8 Pages (Updated June 2020)
For the LGBTQ community, film has long been a vehicle for challenging social oppression and isolation. While, in turn, furthering inclusion and understanding of the LGBTQ community’s vibrant place in history, art, and culture. This has led to a cinematic journey that not only reflects the history of the people at its heart. But also celebrates the role both individuals and communities have played in the fight for broader equality and representation.
As a result, cinema has assisted in building a wider public understanding of the lives of LGBTQ people. Exploring some of the most challenging and heart-breaking events in the communities global history. While also reflecting and representing a community that has often been kept silent and hidden. In turn helping to build individual and community confidence in sharing stories, coming out and expressing pride.
However, it is only recently in the history of cinema that confidence has grown, and even now studios often openly censor LGBTQ content to appease global markets. Therefore the journey of LGBTQ cinema is far over, in fact, it is only just finding confidence. The role of films alongside theatre and art remaining central to furthering inclusion. So join us in celebrating the films that made us laugh, cry and reflect on the LGBTQ journey. While in turn building bridges that further inclusion and equality.
And Then We Danced (2020)
I have often commented on the bravery of bringing LGBTQ stories to our screens from those countries where oppression is still rife. But when this bravery is coupled with a mission to break down the stereotypes and perceptions leading to segregation and discrimination. While exploring culture, identity and history that directly influences homophobic actions. Film can not only open doors to understanding, diversity and cultural change. But also enable wider discussion and reflection on the interface between a countries history and embedded discrimination. And that is exactly what is achieved through Swedish filmmaker Leven Akin’s film ‘And Then We Danced’.
Brokeback Mountain (2005)
Brokeback Mountain could have easily become a melodrama in the wrong hands. However, with Ang Lee at the helm, it became a beautiful and profoundly moving story of hidden love, lost opportunities and escape. Set against the backdrop of rural Wyoming in 1960’s America. Ledger, Gyllenhaal and Williams offer performances that ring with sincerity, heartbreak and isolation. While the suffocation of hidden desire interfaces with the escape of rurality and separation. In a film that not only allowed the horror of homophobia into mainstream cinemas but also challenged toxic masculinity and isolation. As a result, opening the door to the cinema for many LGBTQ stories. While in turn, demonstrating the power of cinema in embracing change, and challenging the discrimination still prevalent in rural American communities.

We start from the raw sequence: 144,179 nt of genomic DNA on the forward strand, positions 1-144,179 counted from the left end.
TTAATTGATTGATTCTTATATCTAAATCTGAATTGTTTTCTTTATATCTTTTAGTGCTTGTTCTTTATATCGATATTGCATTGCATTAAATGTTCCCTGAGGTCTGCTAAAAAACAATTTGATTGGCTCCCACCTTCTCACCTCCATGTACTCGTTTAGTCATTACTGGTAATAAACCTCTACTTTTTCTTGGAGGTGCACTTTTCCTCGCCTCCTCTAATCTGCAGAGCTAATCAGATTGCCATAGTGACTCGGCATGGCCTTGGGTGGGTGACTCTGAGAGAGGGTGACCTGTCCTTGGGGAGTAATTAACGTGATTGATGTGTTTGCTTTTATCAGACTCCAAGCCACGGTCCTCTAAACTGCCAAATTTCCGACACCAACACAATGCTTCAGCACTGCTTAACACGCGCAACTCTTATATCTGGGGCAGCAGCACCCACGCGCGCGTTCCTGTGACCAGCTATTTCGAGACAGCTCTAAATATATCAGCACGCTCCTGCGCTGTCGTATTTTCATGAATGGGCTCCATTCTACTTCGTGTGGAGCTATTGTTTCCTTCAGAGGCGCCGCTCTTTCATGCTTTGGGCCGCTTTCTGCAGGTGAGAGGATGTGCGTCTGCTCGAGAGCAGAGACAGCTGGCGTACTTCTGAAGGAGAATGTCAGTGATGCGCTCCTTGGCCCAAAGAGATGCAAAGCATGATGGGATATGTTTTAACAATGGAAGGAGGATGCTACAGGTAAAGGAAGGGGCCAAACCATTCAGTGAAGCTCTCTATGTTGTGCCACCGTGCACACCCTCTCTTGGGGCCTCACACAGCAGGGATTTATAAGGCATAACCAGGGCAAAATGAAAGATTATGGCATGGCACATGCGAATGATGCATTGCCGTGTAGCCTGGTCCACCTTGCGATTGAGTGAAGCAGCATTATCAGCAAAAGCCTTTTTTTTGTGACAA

Watching the final harrowing scenes you can’t help but be reminded of the horrific murder of Matthew Shepard in 1998. Only further Demonstrating the importance of Brokeback Mountain in challenging rural isolation, discrimination and acceptance.
During the late summer of 1985, as AIDS ripped through the global gay community. A small budget, hastily made film was about to make its debut at the Castro Theatre in San Francisco. ‘Buddies’ was a film that was not only going to challenge the public debate on a disease still being labelled as the ‘the gay plague’, but also deliver a nuanced exploration of the lives at the centre of its destruction. While at the same critically appraising the effects on a community forced to take over the role of government in supporting their fellow men and women through the darkest of times. In effect delivering a film that quietly, yet confidently challenged the world of its creation.
Watching Buddies today is like watching a sublime piece of theatre. Its power equal to that of its debut in 1985. As you are swept away in a divine character study that not only continues to deliver emotional impact but also submerges you in the importance of the continuing fight for equality and change. Consequently providing one of the finest and most important pieces of LGBTQ cinema of the past 35 years.
Love Simon (2018)
Love Simon has earned its place as a defining LGBTQ movie of a new generation. Not only taking the best-selling novel Simon vs. the Homo Sapiens Agenda into cinemas. But also, translating it with care, love and a delightfully light touch. To create a truly groundbreaking young adult LGBTQ rom-com. Where director Gregg Berlanti reflects the dynamic energy of John Hughes at his best. While also bringing this aesthetic bang up to date with a modern coming-out journey, full of humour, love and warmth.
However, where Love Simon really excels is in its ability to bring fresh and engaging gay romantic comedy to a young audience. With a 12A certificate ensuring its ability to reach a wide and diverse audience. Ultimately making Love Simon a game-changer in LGBTQ representation on screen for a whole new generation of young people. And we can’t wait to see how the new Hulu TV series continues the journey already begun.